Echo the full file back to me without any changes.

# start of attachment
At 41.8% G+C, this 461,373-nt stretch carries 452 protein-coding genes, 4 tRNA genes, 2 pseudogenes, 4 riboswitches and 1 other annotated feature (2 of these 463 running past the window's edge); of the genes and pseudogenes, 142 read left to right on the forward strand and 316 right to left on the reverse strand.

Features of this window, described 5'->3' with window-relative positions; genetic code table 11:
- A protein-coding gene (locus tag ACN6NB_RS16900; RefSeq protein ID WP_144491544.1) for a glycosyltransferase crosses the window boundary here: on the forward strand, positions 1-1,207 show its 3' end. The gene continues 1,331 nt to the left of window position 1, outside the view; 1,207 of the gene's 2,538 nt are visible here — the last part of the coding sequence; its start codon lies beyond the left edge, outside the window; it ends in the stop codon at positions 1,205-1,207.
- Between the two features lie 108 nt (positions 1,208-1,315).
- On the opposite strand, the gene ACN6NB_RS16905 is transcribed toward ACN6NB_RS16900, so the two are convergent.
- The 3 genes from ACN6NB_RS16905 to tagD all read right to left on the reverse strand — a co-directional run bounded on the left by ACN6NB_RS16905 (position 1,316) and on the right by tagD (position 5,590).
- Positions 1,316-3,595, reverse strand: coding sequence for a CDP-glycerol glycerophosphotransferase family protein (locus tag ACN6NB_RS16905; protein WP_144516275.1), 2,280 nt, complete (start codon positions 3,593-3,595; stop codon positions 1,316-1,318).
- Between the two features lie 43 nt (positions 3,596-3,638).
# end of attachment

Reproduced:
At 41.8% G+C, this 461,373-nt stretch carries 452 protein-coding genes, 4 tRNA genes, 2 pseudogenes, 4 riboswitches and 1 other annotated feature (2 of these 463 running past the window's edge); of the genes and pseudogenes, 142 read left to right on the forward strand and 316 right to left on the reverse strand.

Features of this window, described 5'->3' with window-relative positions; genetic code table 11:
- A protein-coding gene (locus tag ACN6NB_RS16900; RefSeq protein ID WP_144491544.1) for a glycosyltransferase crosses the window boundary here: on the forward strand, positions 1-1,207 show its 3' end. The gene continues 1,331 nt to the left of window position 1, outside the view; 1,207 of the gene's 2,538 nt are visible here — the last part of the coding sequence; its start codon lies beyond the left edge, outside the window; it ends in the stop codon at positions 1,205-1,207.
- Between the two features lie 108 nt (positions 1,208-1,315).
- On the opposite strand, the gene ACN6NB_RS16905 is transcribed toward ACN6NB_RS16900, so the two are convergent.
- The 3 genes from ACN6NB_RS16905 to tagD all read right to left on the reverse strand — a co-directional run bounded on the left by ACN6NB_RS16905 (position 1,316) and on the right by tagD (position 5,590).
- Positions 1,316-3,595, reverse strand: coding sequence for a CDP-glycerol glycerophosphotransferase family protein (locus tag ACN6NB_RS16905; protein WP_144516275.1), 2,280 nt, complete (start codon positions 3,593-3,595; stop codon positions 1,316-1,318).
- Between the two features lie 43 nt (positions 3,596-3,638).